3D print service Sculpteo undertook a comprehensive survey of their clients earlier this year and today they publish the results.
Sculpteo obtained answers from some 1,000 respondents to their second annual survey, who presented a very good cross section of geographical, market and size diversity. In other words, the results of this survey are likely accurate.
But keep in mind this is a survey done for clients of a 3D print service and accounts less for those operating their own 3D printing gear. Nevertheless, the results include some interesting points.
Most prints request plastics as opposed to resins, metals, ceramics or color sandstone. This is likely partly due to price (plastics are cheaper) and that the other materials are still considered specialized and have narrower applications. Correspondingly, Sculpteo’s busiest 3D printers are those that deposit (FDM) or fuse (SLS) plastic.
The survey indicates a number of clients are intending on hiring new staff specifically to perform 3D print-related work. It’s apparently a growth subject in certain companies, companies who likely perceive a competitive advantage to using 3D printing.
The respondents, as I do, believe the major trend in the space is the development of new 3D printing processes and materials, of which we’ve seen quite a few this past year.
Half of Sculpteo’s users mark themselves as “power users”, with most of them being professionally employed to work with 3D printing. The number of hobbyists is less, and likely to decline as industry catches on to the benefits of 3D printing. It seems that Sculpteo is attracting a loyal set of very serious clients involved in 3D printing.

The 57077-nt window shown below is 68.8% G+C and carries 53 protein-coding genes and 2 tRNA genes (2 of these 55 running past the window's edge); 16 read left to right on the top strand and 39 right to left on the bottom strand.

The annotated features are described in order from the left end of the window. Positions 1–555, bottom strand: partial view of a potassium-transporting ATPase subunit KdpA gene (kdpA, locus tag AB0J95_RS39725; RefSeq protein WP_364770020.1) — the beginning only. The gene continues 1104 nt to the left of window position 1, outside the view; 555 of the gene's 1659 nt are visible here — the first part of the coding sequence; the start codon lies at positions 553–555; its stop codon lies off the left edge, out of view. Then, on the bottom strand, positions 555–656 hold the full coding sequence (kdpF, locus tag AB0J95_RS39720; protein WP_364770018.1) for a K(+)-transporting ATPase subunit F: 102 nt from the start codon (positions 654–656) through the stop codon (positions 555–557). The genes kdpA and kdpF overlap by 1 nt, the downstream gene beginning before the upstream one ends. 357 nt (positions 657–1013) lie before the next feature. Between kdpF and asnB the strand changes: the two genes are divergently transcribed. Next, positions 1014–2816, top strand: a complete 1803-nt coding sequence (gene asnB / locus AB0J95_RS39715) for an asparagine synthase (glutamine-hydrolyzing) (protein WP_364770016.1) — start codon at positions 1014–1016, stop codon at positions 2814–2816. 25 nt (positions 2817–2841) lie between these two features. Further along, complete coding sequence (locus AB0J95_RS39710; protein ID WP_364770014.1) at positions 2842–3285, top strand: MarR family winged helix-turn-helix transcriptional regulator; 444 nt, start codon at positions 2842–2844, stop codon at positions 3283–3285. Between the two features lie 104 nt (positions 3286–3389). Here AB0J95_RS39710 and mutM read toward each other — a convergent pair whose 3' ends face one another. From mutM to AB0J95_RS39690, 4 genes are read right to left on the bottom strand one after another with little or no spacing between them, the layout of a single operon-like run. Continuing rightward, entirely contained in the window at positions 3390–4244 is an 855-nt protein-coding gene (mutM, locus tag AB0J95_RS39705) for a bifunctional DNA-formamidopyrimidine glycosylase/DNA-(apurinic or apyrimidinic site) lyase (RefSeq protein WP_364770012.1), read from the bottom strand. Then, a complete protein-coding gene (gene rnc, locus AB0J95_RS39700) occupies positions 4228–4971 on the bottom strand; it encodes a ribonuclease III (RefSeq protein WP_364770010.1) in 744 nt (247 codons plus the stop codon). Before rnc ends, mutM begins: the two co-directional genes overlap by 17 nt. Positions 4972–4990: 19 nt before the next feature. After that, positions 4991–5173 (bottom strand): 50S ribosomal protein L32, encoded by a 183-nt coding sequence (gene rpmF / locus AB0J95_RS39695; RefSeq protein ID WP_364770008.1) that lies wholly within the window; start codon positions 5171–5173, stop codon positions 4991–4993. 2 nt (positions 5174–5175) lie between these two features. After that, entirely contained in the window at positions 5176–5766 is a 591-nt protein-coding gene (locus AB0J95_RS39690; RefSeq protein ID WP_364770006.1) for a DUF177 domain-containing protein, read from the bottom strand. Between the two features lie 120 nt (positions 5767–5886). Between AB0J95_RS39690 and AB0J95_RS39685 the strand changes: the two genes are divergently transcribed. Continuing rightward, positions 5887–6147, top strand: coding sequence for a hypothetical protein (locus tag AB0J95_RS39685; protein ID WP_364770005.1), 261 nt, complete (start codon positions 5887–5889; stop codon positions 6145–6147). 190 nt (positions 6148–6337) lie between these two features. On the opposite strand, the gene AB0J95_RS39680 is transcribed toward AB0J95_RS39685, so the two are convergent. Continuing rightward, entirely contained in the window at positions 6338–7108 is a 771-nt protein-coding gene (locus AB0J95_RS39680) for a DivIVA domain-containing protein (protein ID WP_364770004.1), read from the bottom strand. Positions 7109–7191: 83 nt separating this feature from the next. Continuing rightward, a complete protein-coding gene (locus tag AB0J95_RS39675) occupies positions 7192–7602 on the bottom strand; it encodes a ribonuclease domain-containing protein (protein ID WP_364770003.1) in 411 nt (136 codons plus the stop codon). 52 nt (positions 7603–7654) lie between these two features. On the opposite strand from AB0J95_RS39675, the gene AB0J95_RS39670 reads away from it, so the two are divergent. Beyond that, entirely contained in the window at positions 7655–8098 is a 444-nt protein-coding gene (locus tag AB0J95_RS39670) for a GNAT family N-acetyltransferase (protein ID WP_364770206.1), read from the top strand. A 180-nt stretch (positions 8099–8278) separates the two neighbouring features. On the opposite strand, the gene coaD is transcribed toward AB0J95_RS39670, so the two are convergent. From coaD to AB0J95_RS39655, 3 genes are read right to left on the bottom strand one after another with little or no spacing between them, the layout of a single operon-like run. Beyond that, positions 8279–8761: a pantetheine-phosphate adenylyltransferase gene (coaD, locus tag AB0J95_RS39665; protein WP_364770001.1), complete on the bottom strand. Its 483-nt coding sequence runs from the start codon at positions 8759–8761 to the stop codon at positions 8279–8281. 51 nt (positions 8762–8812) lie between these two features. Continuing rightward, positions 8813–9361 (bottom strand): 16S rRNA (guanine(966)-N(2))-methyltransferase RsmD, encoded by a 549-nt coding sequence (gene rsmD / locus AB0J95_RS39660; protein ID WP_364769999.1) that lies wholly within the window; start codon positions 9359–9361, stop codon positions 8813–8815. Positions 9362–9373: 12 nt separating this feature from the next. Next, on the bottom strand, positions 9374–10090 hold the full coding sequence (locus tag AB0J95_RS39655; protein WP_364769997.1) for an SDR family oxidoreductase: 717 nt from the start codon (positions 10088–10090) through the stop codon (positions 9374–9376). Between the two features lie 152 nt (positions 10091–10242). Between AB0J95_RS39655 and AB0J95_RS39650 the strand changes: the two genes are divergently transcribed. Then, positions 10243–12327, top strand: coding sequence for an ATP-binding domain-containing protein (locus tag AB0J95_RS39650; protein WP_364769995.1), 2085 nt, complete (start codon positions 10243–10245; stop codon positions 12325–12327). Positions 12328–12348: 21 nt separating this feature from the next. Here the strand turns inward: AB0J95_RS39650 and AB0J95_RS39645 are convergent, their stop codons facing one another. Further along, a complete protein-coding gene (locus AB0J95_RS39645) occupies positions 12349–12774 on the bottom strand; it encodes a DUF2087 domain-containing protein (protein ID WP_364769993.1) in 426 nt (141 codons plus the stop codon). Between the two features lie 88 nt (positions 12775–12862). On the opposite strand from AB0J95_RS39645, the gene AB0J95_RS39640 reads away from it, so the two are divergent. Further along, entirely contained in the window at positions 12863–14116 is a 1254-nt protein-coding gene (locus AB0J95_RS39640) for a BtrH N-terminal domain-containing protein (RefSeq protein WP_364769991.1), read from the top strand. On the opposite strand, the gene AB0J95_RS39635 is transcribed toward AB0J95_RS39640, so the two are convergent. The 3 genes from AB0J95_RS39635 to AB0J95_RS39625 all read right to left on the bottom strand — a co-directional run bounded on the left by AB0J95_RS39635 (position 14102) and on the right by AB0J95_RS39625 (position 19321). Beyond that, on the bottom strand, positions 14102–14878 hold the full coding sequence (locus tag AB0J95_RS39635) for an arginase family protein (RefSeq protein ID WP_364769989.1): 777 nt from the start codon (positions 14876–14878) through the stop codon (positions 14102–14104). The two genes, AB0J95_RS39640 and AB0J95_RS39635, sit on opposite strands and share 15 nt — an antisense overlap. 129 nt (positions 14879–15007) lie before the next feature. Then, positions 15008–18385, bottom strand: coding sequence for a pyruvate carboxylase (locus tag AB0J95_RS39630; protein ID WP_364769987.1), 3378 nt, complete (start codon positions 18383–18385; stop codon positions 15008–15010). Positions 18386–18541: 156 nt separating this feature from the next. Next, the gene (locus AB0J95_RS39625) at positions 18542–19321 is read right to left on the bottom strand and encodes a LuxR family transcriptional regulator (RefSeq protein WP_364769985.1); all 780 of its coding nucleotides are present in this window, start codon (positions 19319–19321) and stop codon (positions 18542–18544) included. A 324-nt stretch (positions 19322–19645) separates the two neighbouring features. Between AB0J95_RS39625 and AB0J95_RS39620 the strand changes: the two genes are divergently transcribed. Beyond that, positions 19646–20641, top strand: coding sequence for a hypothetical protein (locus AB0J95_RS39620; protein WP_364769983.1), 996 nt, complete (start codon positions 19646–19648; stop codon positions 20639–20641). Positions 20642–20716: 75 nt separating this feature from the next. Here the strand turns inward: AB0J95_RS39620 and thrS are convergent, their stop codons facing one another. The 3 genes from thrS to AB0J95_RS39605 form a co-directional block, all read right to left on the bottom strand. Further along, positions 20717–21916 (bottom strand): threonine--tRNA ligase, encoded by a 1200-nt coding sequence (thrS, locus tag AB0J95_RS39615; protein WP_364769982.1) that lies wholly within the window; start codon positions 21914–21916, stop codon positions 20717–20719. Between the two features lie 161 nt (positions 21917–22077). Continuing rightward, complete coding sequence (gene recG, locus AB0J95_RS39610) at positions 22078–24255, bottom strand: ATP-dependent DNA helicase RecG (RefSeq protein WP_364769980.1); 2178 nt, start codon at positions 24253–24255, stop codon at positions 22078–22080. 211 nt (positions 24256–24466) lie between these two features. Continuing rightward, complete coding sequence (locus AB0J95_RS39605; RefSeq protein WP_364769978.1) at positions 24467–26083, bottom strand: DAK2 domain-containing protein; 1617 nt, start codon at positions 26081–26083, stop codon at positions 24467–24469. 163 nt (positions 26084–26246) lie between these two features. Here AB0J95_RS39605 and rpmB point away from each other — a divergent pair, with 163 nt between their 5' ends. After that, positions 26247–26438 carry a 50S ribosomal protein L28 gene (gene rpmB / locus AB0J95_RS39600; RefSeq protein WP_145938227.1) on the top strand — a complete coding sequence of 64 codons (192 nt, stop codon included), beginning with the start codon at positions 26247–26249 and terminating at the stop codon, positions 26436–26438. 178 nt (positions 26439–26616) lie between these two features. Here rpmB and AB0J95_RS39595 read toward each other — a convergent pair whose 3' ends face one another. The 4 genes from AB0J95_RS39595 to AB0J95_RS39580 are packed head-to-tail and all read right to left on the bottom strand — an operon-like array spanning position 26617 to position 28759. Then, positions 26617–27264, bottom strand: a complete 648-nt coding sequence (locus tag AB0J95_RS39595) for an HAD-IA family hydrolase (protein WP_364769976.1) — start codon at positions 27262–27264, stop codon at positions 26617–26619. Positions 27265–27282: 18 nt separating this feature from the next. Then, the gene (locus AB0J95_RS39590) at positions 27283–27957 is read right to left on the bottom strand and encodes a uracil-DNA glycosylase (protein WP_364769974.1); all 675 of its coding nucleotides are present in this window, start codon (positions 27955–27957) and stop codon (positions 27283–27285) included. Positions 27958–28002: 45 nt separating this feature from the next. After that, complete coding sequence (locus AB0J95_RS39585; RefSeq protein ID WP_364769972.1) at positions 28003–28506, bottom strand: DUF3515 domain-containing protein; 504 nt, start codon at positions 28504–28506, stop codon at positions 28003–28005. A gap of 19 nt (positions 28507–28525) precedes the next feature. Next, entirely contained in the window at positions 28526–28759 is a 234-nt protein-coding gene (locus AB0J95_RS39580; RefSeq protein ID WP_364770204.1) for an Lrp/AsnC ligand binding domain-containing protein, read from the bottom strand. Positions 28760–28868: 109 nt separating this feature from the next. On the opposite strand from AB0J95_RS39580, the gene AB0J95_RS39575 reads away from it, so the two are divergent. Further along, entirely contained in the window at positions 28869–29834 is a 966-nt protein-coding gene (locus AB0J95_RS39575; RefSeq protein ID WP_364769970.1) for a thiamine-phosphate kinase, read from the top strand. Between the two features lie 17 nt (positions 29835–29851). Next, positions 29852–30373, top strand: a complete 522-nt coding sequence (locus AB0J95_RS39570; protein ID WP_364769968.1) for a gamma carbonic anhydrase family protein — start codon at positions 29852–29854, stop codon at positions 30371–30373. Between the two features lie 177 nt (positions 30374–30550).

But what are they doing? It turns out the professional users are primarily “accelerating product development”, or 59%. They’re printing prototypes. This is an excellent use case for 3D printing, and those that don’t do a sufficient number of prototypes to justify their own 3D printing equipment must use a service like Sculpteo. Interestingly, most of the power users (76%) say they’re working in a company that’s in “good health”. This suggests that 3D printing is being used by forward-looking, well-managed companies.
These clients are spending a great deal more on 3D printing. In 2015, the average 3D print budget per client was USD$3,736, while in 2016, it jumps 64% to USD$6,132! More 3D printing is apparently good for clients as well as Sculpteo.
That said, the most important concern of the clients is the cost of materials. This could be said for practically anyone in the 3D printing space these days.
There’s an awful lot more in the survey that I won’t get into, but if you’re interested, please journey to the Sculpteo site to get the full details.